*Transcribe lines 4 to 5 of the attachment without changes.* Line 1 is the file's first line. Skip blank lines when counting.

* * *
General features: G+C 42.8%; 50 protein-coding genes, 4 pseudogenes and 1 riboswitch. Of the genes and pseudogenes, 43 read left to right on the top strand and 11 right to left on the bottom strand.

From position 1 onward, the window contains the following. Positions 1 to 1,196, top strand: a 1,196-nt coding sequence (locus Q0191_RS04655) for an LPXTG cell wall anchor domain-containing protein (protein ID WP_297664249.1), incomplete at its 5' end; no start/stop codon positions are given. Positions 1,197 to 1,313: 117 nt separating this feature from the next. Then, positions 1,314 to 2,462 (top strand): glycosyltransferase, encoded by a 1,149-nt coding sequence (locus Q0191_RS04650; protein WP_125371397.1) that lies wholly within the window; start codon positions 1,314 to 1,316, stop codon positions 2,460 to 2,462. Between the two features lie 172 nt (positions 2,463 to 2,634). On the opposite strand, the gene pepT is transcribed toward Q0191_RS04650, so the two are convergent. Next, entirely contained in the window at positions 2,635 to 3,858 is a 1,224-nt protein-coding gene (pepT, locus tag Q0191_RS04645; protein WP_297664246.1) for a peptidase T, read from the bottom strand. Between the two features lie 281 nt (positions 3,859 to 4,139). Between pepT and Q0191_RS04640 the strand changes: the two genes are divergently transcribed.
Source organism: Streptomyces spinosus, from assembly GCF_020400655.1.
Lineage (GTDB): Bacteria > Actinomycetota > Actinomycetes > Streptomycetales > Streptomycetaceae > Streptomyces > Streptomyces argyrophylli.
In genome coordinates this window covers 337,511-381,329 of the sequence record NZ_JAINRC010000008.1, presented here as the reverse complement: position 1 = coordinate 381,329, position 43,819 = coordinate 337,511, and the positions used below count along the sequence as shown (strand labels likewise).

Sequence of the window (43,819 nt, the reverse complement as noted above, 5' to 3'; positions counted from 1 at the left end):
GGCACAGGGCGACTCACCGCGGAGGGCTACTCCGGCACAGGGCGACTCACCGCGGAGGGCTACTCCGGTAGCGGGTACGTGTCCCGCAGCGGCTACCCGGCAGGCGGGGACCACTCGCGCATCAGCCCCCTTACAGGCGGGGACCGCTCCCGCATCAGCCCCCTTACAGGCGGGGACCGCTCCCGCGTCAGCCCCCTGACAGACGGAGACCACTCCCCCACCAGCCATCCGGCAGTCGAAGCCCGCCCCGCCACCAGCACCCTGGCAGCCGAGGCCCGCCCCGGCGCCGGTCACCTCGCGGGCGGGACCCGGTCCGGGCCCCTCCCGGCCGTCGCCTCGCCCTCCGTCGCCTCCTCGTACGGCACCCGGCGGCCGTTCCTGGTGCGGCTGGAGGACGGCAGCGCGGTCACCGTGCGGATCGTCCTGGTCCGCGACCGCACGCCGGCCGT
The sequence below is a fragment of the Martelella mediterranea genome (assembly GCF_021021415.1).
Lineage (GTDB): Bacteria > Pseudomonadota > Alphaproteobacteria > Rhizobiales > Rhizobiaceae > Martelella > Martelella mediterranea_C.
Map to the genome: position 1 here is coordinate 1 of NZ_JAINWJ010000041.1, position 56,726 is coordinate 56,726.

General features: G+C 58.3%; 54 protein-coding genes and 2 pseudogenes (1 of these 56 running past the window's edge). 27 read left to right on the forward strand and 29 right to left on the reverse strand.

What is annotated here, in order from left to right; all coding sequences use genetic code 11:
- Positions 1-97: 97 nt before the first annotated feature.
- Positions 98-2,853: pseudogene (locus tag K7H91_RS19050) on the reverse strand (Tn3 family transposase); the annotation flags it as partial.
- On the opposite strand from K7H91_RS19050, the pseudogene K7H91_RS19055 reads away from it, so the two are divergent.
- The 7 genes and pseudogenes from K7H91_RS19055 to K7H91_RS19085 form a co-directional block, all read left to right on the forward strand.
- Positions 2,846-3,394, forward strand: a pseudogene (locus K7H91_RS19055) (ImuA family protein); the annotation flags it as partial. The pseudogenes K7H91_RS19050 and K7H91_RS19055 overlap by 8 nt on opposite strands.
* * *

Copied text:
Lineage (GTDB): Bacteria > Actinomycetota > Actinomycetes > Streptomycetales > Streptomycetaceae > Streptomyces > Streptomyces argyrophylli.
In genome coordinates this window covers 337,511-381,329 of the sequence record NZ_JAINRC010000008.1, presented here as the reverse complement: position 1 = coordinate 381,329, position 43,819 = coordinate 337,511, and the positions used below count along the sequence as shown (strand labels likewise).